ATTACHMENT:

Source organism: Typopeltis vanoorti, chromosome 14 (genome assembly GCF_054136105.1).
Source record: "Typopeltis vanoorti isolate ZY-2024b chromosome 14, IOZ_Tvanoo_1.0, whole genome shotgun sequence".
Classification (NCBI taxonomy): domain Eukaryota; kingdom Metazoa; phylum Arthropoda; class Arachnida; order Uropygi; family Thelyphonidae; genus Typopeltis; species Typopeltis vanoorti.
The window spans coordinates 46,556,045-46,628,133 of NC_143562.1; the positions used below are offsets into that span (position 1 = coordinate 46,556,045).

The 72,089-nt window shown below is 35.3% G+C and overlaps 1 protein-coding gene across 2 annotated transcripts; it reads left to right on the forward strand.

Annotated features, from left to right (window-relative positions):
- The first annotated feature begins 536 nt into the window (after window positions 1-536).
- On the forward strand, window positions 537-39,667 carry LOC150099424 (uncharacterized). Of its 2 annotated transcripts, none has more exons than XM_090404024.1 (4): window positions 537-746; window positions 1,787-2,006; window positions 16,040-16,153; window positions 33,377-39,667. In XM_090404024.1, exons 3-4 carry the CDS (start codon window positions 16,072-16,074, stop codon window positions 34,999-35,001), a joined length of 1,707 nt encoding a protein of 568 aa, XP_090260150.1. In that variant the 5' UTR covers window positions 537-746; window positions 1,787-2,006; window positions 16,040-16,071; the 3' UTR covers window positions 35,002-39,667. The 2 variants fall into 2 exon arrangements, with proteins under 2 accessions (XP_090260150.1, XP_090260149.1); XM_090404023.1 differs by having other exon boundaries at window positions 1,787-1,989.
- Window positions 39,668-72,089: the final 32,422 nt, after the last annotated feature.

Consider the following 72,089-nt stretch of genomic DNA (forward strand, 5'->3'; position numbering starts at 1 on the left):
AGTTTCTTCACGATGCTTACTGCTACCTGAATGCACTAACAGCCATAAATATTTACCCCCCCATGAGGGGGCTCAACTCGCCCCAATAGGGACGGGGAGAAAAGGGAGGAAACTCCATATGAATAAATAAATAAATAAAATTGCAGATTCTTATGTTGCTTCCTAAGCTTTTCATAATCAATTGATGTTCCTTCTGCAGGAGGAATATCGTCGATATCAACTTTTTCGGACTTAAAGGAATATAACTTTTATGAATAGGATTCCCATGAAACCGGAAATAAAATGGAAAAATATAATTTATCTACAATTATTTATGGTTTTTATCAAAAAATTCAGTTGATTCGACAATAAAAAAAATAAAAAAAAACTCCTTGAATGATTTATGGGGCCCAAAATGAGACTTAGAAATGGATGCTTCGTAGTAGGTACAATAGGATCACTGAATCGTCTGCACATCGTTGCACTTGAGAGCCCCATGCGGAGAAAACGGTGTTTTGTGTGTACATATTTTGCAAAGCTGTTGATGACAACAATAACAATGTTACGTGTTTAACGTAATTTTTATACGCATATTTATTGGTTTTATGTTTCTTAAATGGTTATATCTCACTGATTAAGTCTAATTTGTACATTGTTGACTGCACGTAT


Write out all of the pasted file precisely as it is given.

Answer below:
Source organism: Typopeltis vanoorti, chromosome 14 (genome assembly GCF_054136105.1).
Source record: "Typopeltis vanoorti isolate ZY-2024b chromosome 14, IOZ_Tvanoo_1.0, whole genome shotgun sequence".
Classification (NCBI taxonomy): domain Eukaryota; kingdom Metazoa; phylum Arthropoda; class Arachnida; order Uropygi; family Thelyphonidae; genus Typopeltis; species Typopeltis vanoorti.
The window spans coordinates 46,556,045-46,628,133 of NC_143562.1; the positions used below are offsets into that span (position 1 = coordinate 46,556,045).

The 72,089-nt window shown below is 35.3% G+C and overlaps 1 protein-coding gene across 2 annotated transcripts; it reads left to right on the forward strand.

Annotated features, from left to right (window-relative positions):
- The first annotated feature begins 536 nt into the window (after window positions 1-536).
- On the forward strand, window positions 537-39,667 carry LOC150099424 (uncharacterized). Of its 2 annotated transcripts, none has more exons than XM_090404024.1 (4): window positions 537-746; window positions 1,787-2,006; window positions 16,040-16,153; window positions 33,377-39,667. In XM_090404024.1, exons 3-4 carry the CDS (start codon window positions 16,072-16,074, stop codon window positions 34,999-35,001), a joined length of 1,707 nt encoding a protein of 568 aa, XP_090260150.1. In that variant the 5' UTR covers window positions 537-746; window positions 1,787-2,006; window positions 16,040-16,071; the 3' UTR covers window positions 35,002-39,667. The 2 variants fall into 2 exon arrangements, with proteins under 2 accessions (XP_090260150.1, XP_090260149.1); XM_090404023.1 differs by having other exon boundaries at window positions 1,787-1,989.
- Window positions 39,668-72,089: the final 32,422 nt, after the last annotated feature.

Consider the following 72,089-nt stretch of genomic DNA (forward strand, 5'->3'; position numbering starts at 1 on the left):
AGTTTCTTCACGATGCTTACTGCTACCTGAATGCACTAACAGCCATAAATATTTACCCCCCCATGAGGGGGCTCAACTCGCCCCAATAGGGACGGGGAGAAAAGGGAGGAAACTCCATATGAATAAATAAATAAATAAAATTGCAGATTCTTATGTTGCTTCCTAAGCTTTTCATAATCAATTGATGTTCCTTCTGCAGGAGGAATATCGTCGATATCAACTTTTTCGGACTTAAAGGAATATAACTTTTATGAATAGGATTCCCATGAAACCGGAAATAAAATGGAAAAATATAATTTATCTACAATTATTTATGGTTTTTATCAAAAAATTCAGTTGATTCGACAATAAAAAAAATAAAAAAAAACTCCTTGAATGATTTATGGGGCCCAAAATGAGACTTAGAAATGGATGCTTCGTAGTAGGTACAATAGGATCACTGAATCGTCTGCACATCGTTGCACTTGAGAGCCCCATGCGGAGAAAACGGTGTTTTGTGTGTACATATTTTGCAAAGCTGTTGATGACAACAATAACAATGTTACGTGTTTAACGTAATTTTTATACGCATATTTATTGGTTTTATGTTTCTTAAATGGTTATATCTCACTGATTAAGTCTAATTTGTACATTGTTGACTGCACGTAT